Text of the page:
All About Japan

JR Explained

| Transportation , Trains

Japan Railways, once government owned, began running privately as six passenger-carrying and non-passenger-carrying subsidiaries in 1987. As a result, each JR company has its own color, region and even a branded IC card (though all are interchangeable throughout the nation). We'll break down the six railways that serve as the veins of Japan.

JR Hokkaido

JR Hokkaido, sporting a light green logo and the Kitaca IC card, serves the whole northeastern island of Hokkaido with 21 lines plus one shinkansen line, the Hokkaido Shinkansen Line. Opened March 26, 2016, the line stretches from Shin-Aomori to Shin-Hakodate-Hokuto. The path delving further into the heart of Hokkaido, all the way to Sapporo, is slated to start running in March 2031.

JR East

The best known JR company, JR East serves Greater Tokyo, including some of the busiest lines such as Yamanote and Sobu Lines. Besides the capital region, it branches out to Tohoku, Hokuriku and part of Chubu. It's the only JR division that operates five shinkansen running out of Tokyo along with over 70 lines. As East Japan is the most populated region, JR East Japan is also the most profitable among the sister companies. Known by its ubiquitous green color, the JR East IC card, the Suica, is made cuter with a penguin mascot!

JR Central

Also called JR Tokai, JR Central's orange logo can be seen all across the central part of Honshu Island—from where JR East left off in Shizuoka, covering Atami, Nagoya and other regions, all the way to Kansai, where JR West starts. Riders can use the Toica IC card across 15 lines plus the Tokaido Shinkansen Line, the most heavily traveled high-speed rail line in the world, that runs from Tokyo to Osaka.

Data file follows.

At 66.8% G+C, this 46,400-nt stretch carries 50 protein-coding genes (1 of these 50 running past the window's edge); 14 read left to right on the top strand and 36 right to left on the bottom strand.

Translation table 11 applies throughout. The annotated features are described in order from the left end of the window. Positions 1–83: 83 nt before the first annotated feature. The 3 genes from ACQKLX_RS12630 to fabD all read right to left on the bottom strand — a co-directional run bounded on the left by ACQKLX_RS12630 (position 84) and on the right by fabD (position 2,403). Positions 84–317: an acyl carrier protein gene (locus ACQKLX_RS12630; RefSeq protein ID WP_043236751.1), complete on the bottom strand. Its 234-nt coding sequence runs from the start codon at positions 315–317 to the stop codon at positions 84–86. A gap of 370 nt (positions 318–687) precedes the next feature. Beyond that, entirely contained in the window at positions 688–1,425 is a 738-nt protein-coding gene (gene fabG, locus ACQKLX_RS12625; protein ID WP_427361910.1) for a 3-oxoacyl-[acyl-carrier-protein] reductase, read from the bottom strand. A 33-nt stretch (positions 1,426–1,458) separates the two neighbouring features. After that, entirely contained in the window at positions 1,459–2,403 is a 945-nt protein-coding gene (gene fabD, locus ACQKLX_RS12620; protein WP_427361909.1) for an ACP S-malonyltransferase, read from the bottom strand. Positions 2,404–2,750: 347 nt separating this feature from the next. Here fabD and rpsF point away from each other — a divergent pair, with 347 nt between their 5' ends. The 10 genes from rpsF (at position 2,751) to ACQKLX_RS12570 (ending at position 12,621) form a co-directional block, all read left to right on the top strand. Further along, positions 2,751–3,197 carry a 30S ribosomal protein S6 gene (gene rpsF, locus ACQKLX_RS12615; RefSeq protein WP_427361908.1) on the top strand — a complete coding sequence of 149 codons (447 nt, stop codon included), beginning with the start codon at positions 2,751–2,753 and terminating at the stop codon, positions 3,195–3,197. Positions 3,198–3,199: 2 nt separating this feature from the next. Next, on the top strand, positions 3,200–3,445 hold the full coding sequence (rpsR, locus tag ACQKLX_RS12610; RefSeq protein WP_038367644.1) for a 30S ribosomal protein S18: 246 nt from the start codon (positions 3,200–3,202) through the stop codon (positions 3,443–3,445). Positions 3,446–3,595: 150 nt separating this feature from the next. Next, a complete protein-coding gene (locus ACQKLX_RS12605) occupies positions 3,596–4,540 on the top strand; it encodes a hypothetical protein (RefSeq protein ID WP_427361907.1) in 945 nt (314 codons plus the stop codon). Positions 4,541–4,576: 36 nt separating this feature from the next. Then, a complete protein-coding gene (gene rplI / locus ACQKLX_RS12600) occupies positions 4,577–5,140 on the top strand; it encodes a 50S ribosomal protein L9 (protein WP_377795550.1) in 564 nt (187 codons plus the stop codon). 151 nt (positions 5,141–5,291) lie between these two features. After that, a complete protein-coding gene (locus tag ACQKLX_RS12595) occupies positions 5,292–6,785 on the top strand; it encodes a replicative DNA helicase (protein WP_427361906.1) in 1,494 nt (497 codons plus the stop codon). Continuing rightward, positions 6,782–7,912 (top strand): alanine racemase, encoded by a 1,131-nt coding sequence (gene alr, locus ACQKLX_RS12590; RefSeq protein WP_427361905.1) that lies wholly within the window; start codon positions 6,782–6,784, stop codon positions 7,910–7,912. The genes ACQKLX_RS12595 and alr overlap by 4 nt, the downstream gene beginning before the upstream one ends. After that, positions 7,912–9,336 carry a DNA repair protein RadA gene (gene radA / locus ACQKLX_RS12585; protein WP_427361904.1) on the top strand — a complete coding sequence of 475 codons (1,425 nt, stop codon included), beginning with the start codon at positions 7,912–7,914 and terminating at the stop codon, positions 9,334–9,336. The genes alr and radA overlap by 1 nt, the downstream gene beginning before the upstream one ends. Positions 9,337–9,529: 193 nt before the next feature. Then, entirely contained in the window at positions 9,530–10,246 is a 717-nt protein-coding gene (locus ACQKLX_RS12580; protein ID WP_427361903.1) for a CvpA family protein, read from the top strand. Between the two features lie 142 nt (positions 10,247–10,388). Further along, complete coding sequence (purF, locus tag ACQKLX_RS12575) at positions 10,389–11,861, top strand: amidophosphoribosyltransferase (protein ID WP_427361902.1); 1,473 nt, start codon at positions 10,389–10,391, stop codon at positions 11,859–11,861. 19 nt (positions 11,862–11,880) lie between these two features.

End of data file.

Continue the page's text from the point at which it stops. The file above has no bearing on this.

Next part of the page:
JR West

Recognizable by its blue logo and Icoca IC card, JR West serves the rest of Honshu beyond JR East and JR Central, which mainly includes Kansai (West Japan) and Chugoku (Hiroshima, Okayama, Shimane, Tottori and Yamaguchi). JR West operates around 60 lines, two shinkansen (Sanyo and Hokuriku) and one ferry that connects passengers to the famous Miyajima Shrine in Hiroshima.

JR Shikoku

JR Shikoku, in its light blue glory, serves only the Shikoku region. As Shikoku is mostly rural with a low population, JR Shikoku is also the smallest among all JR companies. With only 9 lines and no shinkansen, it doesn't have its own branded IC card. Although it does not offer as many lines as the others, JR Shikoku is still the only rail that runs across all four prefectures in Shikoku, providing great service to train travelers on the island.

JR Kyushu

With its bold red logo and Sugoca IC card, JR Kyushu serves all Kyushu, the most southwesterly major island of Japan. JR Kyushu runs over 20 lines, one shinkansen line and two ferries; one of the ferries actually runs from Fukuoka to Busan in Korea! As Kyushu is another destination full of tourists, JR Kyushu has many plans to expand its network, including its shinkansen services. One thing special about JR Kyushu that it offers "DS (Design & Story) Trains," which incorporate local history or innovative ideas into the train designs. The most popular DS train is the Sweet Train, which provides fabulous desserts and treats on a memorable sightseeing route!